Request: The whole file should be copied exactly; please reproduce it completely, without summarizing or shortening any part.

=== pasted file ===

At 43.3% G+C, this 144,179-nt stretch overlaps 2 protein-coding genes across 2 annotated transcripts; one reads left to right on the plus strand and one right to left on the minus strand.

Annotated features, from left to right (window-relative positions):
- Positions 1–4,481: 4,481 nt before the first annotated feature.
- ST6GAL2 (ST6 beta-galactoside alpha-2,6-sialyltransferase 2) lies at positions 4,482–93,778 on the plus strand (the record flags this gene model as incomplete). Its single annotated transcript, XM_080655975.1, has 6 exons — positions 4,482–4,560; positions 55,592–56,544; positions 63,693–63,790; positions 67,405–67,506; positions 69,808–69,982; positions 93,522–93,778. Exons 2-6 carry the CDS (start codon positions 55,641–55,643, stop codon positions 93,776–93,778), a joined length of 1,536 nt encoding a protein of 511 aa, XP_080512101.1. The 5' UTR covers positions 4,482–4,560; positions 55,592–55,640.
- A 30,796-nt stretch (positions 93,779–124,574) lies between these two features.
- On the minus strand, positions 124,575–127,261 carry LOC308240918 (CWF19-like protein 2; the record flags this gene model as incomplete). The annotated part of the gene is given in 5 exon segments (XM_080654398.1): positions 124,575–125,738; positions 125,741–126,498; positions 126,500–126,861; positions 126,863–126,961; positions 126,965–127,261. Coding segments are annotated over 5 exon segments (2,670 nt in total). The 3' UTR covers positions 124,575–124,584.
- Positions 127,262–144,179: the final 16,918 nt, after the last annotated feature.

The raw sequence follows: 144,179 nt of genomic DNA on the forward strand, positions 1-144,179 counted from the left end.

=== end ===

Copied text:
At 43.3% G+C, this 144,179-nt stretch overlaps 2 protein-coding genes across 2 annotated transcripts; one reads left to right on the plus strand and one right to left on the minus strand.

Annotated features, from left to right (window-relative positions):
- Positions 1–4,481: 4,481 nt before the first annotated feature.
- ST6GAL2 (ST6 beta-galactoside alpha-2,6-sialyltransferase 2) lies at positions 4,482–93,778 on the plus strand (the record flags this gene model as incomplete). Its single annotated transcript, XM_080655975.1, has 6 exons — positions 4,482–4,560; positions 55,592–56,544; positions 63,693–63,790; positions 67,405–67,506; positions 69,808–69,982; positions 93,522–93,778. Exons 2-6 carry the CDS (start codon positions 55,641–55,643, stop codon positions 93,776–93,778), a joined length of 1,536 nt encoding a protein of 511 aa, XP_080512101.1. The 5' UTR covers positions 4,482–4,560; positions 55,592–55,640.
- A 30,796-nt stretch (positions 93,779–124,574) lies between these two features.
- On the minus strand, positions 124,575–127,261 carry LOC308240918 (CWF19-like protein 2; the record flags this gene model as incomplete). The annotated part of the gene is given in 5 exon segments (XM_080654398.1): positions 124,575–125,738; positions 125,741–126,498; positions 126,500–126,861; positions 126,863–126,961; positions 126,965–127,261. Coding segments are annotated over 5 exon segments (2,670 nt in total). The 3' UTR covers positions 124,575–124,584.
- Positions 127,262–144,179: the final 16,918 nt, after the last annotated feature.

The raw sequence follows: 144,179 nt of genomic DNA on the forward strand, positions 1-144,179 counted from the left end.